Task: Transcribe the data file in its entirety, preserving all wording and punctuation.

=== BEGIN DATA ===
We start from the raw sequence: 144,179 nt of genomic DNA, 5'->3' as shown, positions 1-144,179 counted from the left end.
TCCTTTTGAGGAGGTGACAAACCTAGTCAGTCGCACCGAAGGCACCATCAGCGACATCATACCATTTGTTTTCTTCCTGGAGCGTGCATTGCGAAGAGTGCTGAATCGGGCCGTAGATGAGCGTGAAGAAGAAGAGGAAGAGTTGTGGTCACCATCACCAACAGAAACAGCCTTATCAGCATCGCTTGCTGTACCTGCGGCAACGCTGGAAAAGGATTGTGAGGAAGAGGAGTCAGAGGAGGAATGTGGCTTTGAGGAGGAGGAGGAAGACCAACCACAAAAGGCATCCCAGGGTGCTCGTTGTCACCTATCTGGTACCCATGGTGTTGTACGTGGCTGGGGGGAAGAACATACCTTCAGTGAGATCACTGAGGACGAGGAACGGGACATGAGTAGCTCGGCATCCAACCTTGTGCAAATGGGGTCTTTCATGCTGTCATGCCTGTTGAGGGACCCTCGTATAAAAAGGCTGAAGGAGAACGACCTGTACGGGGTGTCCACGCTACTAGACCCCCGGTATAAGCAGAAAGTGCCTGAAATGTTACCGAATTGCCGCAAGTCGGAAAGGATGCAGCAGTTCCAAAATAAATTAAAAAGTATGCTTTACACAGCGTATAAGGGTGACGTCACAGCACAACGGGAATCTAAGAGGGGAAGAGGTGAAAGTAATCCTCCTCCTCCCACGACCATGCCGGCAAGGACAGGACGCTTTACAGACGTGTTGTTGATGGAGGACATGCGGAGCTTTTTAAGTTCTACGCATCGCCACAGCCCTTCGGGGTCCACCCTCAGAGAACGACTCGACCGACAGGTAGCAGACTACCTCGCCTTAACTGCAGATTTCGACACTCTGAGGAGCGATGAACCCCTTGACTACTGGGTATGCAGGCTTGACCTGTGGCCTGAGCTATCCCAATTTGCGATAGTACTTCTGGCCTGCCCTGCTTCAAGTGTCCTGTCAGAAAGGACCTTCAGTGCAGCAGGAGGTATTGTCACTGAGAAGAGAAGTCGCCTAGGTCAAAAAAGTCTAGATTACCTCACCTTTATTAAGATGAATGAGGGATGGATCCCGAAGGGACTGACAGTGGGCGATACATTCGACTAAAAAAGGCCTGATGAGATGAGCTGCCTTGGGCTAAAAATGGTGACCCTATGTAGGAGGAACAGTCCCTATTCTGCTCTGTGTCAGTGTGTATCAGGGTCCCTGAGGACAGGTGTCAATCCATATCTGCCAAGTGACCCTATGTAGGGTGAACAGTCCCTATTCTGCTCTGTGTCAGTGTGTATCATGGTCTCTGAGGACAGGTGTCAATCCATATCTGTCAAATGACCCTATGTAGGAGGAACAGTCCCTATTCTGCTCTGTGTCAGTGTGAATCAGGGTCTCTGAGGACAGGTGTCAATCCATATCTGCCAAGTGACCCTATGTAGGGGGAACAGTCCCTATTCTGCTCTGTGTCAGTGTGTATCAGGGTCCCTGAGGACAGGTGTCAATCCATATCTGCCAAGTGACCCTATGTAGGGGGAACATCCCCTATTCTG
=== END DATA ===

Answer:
We start from the raw sequence: 144,179 nt of genomic DNA, 5'->3' as shown, positions 1-144,179 counted from the left end.
TCCTTTTGAGGAGGTGACAAACCTAGTCAGTCGCACCGAAGGCACCATCAGCGACATCATACCATTTGTTTTCTTCCTGGAGCGTGCATTGCGAAGAGTGCTGAATCGGGCCGTAGATGAGCGTGAAGAAGAAGAGGAAGAGTTGTGGTCACCATCACCAACAGAAACAGCCTTATCAGCATCGCTTGCTGTACCTGCGGCAACGCTGGAAAAGGATTGTGAGGAAGAGGAGTCAGAGGAGGAATGTGGCTTTGAGGAGGAGGAGGAAGACCAACCACAAAAGGCATCCCAGGGTGCTCGTTGTCACCTATCTGGTACCCATGGTGTTGTACGTGGCTGGGGGGAAGAACATACCTTCAGTGAGATCACTGAGGACGAGGAACGGGACATGAGTAGCTCGGCATCCAACCTTGTGCAAATGGGGTCTTTCATGCTGTCATGCCTGTTGAGGGACCCTCGTATAAAAAGGCTGAAGGAGAACGACCTGTACGGGGTGTCCACGCTACTAGACCCCCGGTATAAGCAGAAAGTGCCTGAAATGTTACCGAATTGCCGCAAGTCGGAAAGGATGCAGCAGTTCCAAAATAAATTAAAAAGTATGCTTTACACAGCGTATAAGGGTGACGTCACAGCACAACGGGAATCTAAGAGGGGAAGAGGTGAAAGTAATCCTCCTCCTCCCACGACCATGCCGGCAAGGACAGGACGCTTTACAGACGTGTTGTTGATGGAGGACATGCGGAGCTTTTTAAGTTCTACGCATCGCCACAGCCCTTCGGGGTCCACCCTCAGAGAACGACTCGACCGACAGGTAGCAGACTACCTCGCCTTAACTGCAGATTTCGACACTCTGAGGAGCGATGAACCCCTTGACTACTGGGTATGCAGGCTTGACCTGTGGCCTGAGCTATCCCAATTTGCGATAGTACTTCTGGCCTGCCCTGCTTCAAGTGTCCTGTCAGAAAGGACCTTCAGTGCAGCAGGAGGTATTGTCACTGAGAAGAGAAGTCGCCTAGGTCAAAAAAGTCTAGATTACCTCACCTTTATTAAGATGAATGAGGGATGGATCCCGAAGGGACTGACAGTGGGCGATACATTCGACTAAAAAAGGCCTGATGAGATGAGCTGCCTTGGGCTAAAAATGGTGACCCTATGTAGGAGGAACAGTCCCTATTCTGCTCTGTGTCAGTGTGTATCAGGGTCCCTGAGGACAGGTGTCAATCCATATCTGCCAAGTGACCCTATGTAGGGTGAACAGTCCCTATTCTGCTCTGTGTCAGTGTGTATCATGGTCTCTGAGGACAGGTGTCAATCCATATCTGTCAAATGACCCTATGTAGGAGGAACAGTCCCTATTCTGCTCTGTGTCAGTGTGAATCAGGGTCTCTGAGGACAGGTGTCAATCCATATCTGCCAAGTGACCCTATGTAGGGGGAACAGTCCCTATTCTGCTCTGTGTCAGTGTGTATCAGGGTCCCTGAGGACAGGTGTCAATCCATATCTGCCAAGTGACCCTATGTAGGGGGAACATCCCCTATTCTG